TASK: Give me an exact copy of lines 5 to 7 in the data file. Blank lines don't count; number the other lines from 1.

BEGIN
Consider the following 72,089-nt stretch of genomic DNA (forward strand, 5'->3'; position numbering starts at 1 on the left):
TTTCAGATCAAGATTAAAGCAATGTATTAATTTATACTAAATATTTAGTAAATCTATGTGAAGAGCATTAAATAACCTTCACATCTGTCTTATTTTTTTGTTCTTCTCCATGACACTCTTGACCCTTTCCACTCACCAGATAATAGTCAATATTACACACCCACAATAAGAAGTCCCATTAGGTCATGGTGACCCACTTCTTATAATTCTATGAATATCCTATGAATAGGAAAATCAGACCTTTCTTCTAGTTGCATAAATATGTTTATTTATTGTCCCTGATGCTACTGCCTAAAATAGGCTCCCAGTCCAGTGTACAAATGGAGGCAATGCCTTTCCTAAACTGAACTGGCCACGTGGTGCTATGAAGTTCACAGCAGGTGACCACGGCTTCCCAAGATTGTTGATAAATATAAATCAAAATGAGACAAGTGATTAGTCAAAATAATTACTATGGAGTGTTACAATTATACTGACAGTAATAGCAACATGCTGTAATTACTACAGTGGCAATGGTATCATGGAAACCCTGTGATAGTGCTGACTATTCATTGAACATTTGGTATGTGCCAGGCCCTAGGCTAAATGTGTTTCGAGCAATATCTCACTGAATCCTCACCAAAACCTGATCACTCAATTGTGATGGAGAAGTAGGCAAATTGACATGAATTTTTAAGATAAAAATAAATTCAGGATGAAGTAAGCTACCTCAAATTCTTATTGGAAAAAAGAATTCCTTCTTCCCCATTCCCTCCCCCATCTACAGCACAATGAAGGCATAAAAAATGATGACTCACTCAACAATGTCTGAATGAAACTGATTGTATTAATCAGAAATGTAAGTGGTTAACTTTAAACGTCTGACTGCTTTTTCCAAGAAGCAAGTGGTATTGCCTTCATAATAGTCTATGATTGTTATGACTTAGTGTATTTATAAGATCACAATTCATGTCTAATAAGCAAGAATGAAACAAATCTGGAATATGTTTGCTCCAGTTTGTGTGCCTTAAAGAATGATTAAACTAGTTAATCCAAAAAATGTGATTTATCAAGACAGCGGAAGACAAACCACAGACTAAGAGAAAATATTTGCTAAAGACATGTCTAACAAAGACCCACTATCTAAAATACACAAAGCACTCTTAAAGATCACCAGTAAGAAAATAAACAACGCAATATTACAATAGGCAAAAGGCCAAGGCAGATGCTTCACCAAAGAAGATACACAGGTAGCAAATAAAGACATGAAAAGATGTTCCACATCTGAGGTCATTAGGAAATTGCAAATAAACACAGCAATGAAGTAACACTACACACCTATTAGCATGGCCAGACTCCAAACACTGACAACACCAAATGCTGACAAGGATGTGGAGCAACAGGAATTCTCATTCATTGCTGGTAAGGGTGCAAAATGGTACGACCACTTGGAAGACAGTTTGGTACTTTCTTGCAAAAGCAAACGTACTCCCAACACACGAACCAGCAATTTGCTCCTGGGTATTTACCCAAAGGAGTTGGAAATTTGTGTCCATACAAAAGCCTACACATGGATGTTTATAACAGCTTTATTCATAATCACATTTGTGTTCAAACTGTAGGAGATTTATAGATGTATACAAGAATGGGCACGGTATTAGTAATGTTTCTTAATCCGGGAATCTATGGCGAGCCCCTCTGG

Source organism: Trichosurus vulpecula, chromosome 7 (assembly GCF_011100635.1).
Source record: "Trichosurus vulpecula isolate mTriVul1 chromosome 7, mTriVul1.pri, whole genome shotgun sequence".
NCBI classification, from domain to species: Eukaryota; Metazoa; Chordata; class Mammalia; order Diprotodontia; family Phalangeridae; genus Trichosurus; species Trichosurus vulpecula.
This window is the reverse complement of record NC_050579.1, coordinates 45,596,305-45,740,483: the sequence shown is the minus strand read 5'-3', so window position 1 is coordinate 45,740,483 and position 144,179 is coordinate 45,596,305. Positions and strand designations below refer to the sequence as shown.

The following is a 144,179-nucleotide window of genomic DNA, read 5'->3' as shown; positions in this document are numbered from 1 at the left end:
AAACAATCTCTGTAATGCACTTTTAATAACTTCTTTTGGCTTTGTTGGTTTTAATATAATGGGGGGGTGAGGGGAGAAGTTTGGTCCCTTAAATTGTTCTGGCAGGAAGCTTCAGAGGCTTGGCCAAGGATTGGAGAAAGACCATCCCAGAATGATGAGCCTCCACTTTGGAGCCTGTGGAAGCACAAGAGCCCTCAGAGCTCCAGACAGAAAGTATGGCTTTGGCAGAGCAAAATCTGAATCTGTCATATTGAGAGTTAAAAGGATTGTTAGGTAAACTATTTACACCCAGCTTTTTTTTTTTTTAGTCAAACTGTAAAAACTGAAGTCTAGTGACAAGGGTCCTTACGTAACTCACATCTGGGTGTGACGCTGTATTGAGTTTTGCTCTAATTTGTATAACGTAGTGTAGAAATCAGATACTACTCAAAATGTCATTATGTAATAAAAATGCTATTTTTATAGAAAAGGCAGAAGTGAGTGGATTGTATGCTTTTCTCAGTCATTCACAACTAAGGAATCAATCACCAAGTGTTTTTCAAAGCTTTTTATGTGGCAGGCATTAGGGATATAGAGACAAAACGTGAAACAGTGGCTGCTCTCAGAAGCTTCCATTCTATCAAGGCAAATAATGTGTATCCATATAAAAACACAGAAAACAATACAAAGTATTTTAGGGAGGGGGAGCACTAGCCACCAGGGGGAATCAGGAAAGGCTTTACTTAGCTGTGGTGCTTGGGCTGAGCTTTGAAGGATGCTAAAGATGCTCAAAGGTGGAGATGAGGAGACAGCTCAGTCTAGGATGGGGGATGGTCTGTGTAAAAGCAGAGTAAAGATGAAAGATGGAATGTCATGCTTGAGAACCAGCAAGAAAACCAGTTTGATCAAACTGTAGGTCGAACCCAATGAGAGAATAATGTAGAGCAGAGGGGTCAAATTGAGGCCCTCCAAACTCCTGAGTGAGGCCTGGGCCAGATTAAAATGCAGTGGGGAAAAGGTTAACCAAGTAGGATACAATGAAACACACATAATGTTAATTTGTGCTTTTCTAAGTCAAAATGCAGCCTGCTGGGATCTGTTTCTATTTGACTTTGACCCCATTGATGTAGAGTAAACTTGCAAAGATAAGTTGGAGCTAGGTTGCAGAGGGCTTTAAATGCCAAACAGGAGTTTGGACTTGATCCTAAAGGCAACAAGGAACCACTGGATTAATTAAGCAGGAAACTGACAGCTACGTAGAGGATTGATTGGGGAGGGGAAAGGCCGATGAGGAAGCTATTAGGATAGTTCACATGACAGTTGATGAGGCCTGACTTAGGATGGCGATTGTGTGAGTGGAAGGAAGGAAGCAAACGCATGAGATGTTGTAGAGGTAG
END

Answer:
NCBI classification, from domain to species: Eukaryota; Metazoa; Chordata; class Mammalia; order Diprotodontia; family Phalangeridae; genus Trichosurus; species Trichosurus vulpecula.
This window is the reverse complement of record NC_050579.1, coordinates 45,596,305-45,740,483: the sequence shown is the minus strand read 5'-3', so window position 1 is coordinate 45,740,483 and position 144,179 is coordinate 45,596,305. Positions and strand designations below refer to the sequence as shown.

The following is a 144,179-nucleotide window of genomic DNA, read 5'->3' as shown; positions in this document are numbered from 1 at the left end: